Building an astronomical telescope offers the amateur astronomer an exciting challenge, with the possibility of ending up with a far bigger and better telescope than could have been afforded otherwise. In the past, the starting point has always been the grinding and polishing of at least the primary mirror, a difficult and immensely time-consuming process. But now that the Internet has brought us together in a global village, purchasing off-the-shelf goods such as parabolic mirrors, eyepieces, lenses, and telescope tubes, is possible. There are also a vast number of used mirrors and lenses out there, and it is now possible to track them down almost anywhere in the world. Online stores and auction houses have facilitated commerce regarding all sorts of useful optical components at a reasonable price. This is a book about making telescopes from available parts. It provides guidance on where to look and what to look for in selecting items useful for telescope making and explains how to assemble these components to produce an excellent instrument on a tight budget. At one time, many amateurs made their own telescopes from home-made parts. In today's rushed world, that has almost become a lost art. The Internet offers a wonderful alternative to either buying a pricey scope fully assembled or making your own from scratch.Lenses. Once your friends and relatives get the idea that you are messing around with optical stuff you are likely to receive a lot of items that they might have ( perhaps should have) thrown out. See the section on acreative ... In some cases lenses can be repolished if they have very fine scratches or pits. See the section onanbsp;...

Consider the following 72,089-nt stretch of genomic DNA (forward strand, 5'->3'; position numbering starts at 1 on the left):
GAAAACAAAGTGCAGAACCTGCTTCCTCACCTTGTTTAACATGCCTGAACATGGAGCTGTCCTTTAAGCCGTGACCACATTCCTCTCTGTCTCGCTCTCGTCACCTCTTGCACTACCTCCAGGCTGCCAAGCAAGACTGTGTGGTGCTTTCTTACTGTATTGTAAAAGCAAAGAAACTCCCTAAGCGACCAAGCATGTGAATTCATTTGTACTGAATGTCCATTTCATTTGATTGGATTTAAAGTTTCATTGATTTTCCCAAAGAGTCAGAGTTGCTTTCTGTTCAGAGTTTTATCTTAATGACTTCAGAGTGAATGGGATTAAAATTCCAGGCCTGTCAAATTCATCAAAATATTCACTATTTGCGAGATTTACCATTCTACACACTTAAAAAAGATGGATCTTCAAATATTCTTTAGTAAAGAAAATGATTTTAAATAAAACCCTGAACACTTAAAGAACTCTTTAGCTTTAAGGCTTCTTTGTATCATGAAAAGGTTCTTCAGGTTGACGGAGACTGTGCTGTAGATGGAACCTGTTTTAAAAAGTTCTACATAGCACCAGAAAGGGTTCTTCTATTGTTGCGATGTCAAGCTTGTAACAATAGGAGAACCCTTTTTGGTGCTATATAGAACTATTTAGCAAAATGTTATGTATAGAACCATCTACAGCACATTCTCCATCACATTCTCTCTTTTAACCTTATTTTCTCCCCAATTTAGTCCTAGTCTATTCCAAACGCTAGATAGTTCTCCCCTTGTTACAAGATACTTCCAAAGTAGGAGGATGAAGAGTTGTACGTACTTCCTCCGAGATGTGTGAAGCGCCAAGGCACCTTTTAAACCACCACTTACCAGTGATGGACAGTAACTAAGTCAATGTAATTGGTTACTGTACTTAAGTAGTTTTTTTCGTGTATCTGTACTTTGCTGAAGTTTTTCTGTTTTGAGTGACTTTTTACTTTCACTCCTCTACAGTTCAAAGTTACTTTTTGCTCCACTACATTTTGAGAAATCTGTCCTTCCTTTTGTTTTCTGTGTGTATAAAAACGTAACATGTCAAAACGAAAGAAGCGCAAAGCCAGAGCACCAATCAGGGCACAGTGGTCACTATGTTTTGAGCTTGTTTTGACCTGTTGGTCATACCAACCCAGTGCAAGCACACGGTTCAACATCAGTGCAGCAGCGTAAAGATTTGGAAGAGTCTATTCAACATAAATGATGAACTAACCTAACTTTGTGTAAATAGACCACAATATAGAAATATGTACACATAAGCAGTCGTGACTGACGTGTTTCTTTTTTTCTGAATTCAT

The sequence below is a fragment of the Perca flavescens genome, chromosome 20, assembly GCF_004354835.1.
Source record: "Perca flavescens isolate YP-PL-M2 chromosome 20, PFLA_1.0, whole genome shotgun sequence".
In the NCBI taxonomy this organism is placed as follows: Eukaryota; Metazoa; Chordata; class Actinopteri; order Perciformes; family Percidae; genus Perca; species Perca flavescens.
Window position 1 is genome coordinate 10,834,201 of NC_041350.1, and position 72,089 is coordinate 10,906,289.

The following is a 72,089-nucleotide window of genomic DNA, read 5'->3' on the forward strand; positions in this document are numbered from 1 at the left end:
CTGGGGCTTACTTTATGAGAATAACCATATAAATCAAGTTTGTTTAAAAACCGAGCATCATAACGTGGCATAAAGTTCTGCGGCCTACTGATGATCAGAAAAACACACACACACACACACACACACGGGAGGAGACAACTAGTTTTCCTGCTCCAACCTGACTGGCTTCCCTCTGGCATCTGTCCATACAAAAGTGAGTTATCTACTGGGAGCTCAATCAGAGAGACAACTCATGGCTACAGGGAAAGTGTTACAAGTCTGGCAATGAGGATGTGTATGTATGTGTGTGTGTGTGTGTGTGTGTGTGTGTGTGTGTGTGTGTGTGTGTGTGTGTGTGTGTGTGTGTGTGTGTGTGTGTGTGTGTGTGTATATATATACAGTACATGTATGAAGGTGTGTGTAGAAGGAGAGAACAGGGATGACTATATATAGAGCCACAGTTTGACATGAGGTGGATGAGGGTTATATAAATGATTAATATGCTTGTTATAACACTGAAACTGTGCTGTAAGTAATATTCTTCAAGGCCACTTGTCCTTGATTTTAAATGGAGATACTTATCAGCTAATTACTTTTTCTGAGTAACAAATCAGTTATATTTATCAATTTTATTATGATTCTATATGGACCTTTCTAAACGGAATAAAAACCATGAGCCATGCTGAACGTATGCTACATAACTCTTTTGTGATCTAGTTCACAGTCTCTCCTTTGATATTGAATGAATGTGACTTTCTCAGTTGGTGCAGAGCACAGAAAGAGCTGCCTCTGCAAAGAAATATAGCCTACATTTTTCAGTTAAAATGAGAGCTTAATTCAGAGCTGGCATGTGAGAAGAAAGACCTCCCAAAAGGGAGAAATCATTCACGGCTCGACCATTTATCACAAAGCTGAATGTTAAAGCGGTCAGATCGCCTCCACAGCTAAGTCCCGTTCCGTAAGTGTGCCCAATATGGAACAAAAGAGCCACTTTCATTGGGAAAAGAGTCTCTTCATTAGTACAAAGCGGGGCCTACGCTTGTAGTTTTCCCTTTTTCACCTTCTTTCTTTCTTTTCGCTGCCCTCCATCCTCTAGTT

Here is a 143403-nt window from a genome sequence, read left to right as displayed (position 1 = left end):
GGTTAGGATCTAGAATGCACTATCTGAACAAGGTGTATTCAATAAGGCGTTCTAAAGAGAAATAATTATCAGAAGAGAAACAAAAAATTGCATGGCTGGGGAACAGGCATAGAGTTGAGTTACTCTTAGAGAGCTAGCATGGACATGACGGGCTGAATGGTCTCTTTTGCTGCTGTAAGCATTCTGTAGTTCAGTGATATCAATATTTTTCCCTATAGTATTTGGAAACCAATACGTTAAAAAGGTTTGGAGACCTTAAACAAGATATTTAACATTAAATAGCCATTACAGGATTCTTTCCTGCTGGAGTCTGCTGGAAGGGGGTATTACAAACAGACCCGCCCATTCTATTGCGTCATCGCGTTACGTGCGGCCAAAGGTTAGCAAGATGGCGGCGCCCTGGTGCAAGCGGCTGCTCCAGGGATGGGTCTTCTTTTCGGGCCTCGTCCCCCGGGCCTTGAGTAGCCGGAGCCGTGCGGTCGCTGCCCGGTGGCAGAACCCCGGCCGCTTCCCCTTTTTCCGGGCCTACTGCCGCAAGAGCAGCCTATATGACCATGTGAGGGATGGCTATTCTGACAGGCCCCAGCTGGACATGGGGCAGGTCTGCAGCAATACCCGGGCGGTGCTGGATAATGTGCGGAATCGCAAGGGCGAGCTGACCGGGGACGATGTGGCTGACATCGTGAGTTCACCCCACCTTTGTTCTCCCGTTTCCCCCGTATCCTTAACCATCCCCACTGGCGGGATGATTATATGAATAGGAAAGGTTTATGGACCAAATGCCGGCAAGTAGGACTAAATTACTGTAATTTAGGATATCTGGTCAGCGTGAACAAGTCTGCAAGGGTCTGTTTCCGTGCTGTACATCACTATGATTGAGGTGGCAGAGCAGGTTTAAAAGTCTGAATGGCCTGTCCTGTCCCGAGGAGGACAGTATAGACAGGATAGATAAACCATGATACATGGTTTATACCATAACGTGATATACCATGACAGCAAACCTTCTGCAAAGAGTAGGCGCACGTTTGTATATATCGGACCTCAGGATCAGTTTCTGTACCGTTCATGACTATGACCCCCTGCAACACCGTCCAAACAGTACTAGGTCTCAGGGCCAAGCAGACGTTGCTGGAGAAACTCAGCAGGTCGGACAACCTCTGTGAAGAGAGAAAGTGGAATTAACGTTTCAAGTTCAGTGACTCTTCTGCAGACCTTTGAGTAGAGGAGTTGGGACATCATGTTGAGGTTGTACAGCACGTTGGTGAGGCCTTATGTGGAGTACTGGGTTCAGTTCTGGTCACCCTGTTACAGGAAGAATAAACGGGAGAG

|Title||:||Amateur Telescope Making in the Internet Age|
|Author||:||Robert L. Clark|
|Publisher||:||Springer Science & Business Media - 2010-10-14|